“These are huge shots, in terms of elements numbers they’re enormous. There are two fleets and they merge into each other with everything blasting away. I mean this was nuts to shoot. It’s absolute mayhem, you’re gonna have to strap yourself into the theatre just to survive the g-forces. It’s like a roller coaster ride in outer space.”
Never a truer word said. Another interesting revelation is the history of the regal Mon Mothma. Here she is described as ‘the last of the founders of the Rebel Alliance from the Senate of the old Republic’ before going on to describe her part in the movie. While the alliance plans to throw guerrilla tactics out of the airlock and engage the Empire head on, it’s all a trap set by Emperor Palpatine to end the Rebellion once and for all and enslave Luke Skywalker to the dark side as his new apprentice.
In this current age of computer generated effects and limitless options available to visual effects artists, the thought of limiting the number of elements in each shot may seem antiquated, but back in ’82 and ’83 when these effects were being constructed, it was a huge step. Individual ships had to be shot by programmable cameras in waves, shooting the ship, the lights and other elements. Then explosions needed to be worked into these movements, reflected glare and laser bolts filmed to all be composited into a final shot that then needed to be approved by Lucas himself, and he was an exacting taskmaster.
The opposite page also features a glorious McQuarrie painting showing Darth Vader disembarking from his Lambda-class shuttle aboard the Death Star alongside a selection of images from the film. Entitled ‘Republic, Empire and Rebellion’ the piece takes a look at the finale of the film and the trilogy itself. But most interesting is a look back, before the events of A New Hope to the days of the Republic, when ‘individual star systems were free partners; all sent representatives to the Senate. Order and justice were maintained by the ancient Order of Jedi Knights. The corruption slowly set in.’
Palpatine’s corruption and elevation to power and the dark side are described, as is Mon Mothma’s place in the Senate and Rebellion. We learn of ‘a pair of secret weapons: the last of the Jedi children’. Leia is brought up in the household of Senator Organa on Alderaan while ‘the boy was hidden on the outpost world of Tatooine where general Kenobi’s brother Owen had a dust farm.’ Even as the original trilogy was drawing to a close, our eyes were being drawn back decades to the fall of the Republic and stories and films that still lay 16 years in our future.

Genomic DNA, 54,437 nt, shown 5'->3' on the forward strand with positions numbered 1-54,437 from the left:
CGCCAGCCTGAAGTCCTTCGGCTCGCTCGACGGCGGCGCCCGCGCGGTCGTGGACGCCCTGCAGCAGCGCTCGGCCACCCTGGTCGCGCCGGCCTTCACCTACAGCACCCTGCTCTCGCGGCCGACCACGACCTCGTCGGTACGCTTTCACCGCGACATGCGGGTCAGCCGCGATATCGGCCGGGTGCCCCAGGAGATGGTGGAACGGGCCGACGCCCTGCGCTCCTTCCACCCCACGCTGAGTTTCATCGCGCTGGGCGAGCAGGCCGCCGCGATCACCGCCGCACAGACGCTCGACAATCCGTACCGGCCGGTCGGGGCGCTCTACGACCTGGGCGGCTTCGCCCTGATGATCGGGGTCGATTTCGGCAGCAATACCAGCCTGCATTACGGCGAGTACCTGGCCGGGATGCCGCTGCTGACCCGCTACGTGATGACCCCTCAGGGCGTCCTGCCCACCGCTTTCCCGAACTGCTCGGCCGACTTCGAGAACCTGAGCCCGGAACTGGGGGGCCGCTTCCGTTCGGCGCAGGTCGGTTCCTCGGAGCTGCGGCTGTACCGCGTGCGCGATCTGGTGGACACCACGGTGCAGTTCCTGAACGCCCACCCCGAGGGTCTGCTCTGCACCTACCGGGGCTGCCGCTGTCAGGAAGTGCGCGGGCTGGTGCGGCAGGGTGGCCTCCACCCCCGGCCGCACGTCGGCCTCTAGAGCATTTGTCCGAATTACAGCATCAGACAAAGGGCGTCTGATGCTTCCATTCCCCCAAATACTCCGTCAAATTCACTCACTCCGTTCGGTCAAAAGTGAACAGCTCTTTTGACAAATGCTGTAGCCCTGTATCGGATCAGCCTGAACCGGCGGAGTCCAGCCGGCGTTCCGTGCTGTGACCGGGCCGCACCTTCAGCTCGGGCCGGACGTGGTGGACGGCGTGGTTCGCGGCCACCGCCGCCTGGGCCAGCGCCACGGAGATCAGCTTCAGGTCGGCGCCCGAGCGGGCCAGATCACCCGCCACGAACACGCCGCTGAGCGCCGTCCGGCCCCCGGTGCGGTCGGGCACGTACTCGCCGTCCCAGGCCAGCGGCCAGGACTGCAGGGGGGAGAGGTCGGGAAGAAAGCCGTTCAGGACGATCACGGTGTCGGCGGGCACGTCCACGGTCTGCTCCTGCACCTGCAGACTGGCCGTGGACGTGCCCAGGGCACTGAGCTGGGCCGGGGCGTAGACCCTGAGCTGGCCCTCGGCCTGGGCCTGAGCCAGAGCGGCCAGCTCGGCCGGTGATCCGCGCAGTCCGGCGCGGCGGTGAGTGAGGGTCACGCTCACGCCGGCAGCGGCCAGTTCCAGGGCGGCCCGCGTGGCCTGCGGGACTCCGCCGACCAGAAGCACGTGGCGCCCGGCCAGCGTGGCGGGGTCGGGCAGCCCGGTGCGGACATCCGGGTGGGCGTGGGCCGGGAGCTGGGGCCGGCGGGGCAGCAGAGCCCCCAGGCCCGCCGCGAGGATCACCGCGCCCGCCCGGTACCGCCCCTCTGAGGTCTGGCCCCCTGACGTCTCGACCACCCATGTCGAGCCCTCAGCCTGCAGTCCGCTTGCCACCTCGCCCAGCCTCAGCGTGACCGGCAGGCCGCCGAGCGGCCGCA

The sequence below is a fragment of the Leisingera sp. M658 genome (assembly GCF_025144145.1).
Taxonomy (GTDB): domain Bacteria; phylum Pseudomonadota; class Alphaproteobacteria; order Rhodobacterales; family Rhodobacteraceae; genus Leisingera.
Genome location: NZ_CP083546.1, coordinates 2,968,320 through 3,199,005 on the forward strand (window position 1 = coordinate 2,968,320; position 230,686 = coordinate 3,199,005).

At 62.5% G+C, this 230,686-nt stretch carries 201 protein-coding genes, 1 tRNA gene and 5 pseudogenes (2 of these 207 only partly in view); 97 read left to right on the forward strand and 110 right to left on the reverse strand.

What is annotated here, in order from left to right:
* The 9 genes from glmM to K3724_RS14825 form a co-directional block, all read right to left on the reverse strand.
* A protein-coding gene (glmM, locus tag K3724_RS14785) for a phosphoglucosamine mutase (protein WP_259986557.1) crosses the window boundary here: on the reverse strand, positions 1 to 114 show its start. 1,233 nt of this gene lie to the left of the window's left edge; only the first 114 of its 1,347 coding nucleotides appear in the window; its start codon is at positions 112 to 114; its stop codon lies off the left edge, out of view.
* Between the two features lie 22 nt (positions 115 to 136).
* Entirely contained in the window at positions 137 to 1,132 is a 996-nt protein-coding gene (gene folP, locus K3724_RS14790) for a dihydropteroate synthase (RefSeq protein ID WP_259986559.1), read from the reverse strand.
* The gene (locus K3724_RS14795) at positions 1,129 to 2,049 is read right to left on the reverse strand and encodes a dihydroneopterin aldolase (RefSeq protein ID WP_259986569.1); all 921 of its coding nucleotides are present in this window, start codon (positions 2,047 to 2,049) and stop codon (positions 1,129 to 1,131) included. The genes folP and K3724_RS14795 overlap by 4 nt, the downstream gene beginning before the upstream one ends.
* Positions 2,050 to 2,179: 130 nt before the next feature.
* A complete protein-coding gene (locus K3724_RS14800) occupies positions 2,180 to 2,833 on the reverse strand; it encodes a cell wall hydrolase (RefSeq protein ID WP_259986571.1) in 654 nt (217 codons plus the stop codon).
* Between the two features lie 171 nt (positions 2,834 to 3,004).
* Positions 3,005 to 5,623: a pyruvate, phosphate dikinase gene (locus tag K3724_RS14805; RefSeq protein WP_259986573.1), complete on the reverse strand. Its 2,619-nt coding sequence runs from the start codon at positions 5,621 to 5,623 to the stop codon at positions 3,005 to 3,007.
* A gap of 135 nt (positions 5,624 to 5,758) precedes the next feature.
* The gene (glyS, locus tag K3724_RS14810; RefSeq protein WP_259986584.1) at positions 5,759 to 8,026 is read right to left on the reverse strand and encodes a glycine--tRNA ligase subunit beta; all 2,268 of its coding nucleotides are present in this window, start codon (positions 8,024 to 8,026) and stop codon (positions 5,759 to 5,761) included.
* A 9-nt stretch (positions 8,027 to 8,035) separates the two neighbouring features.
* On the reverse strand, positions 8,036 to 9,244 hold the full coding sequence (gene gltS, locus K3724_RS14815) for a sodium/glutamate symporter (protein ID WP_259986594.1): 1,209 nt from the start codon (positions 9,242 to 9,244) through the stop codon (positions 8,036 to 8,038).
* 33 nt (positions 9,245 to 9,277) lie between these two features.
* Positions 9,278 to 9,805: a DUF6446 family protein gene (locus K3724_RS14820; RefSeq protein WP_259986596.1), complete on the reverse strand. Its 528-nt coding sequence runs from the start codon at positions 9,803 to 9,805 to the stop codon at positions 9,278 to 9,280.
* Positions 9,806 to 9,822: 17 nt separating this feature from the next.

As with the previous episodes, the back page is a cornucopia of Jedi facts. Did you know that Jedi features almost twice as many special effects as The Empire Strikes Back? Or that the models of the Mon Calamari cruisers were a huge eight feet long? Or that everybody’s favorite astromech drove director Richard Marquand to distraction? “I was nearly destroyed by R2-D2.” And perhaps the neatest info of all, Ben Burtt had 160 explosion sound effects in his library to call on. All great facts that are part of the fabric of a film that defined an era and brought to an end the first cinematic age of Star Wars that some of us lucky older fans were privileged to live through.
Mark has contributed to Star Wars Insider for a decade, is the owner of Jedi News, writes for DeAgostini’s Build The Millennium Falcon partwork magazine and co-hosts RADIO 1138 and Take Cover on the Jedi News Network. He’s a Rebel Legion UK supporter, an honorary member of the UK Garrison and a friend of the Rebel Legion and when he’s not talking, tweeting or writing about Star Wars he can usually be found sleeping where he’ll most likely be dreaming about Star Wars.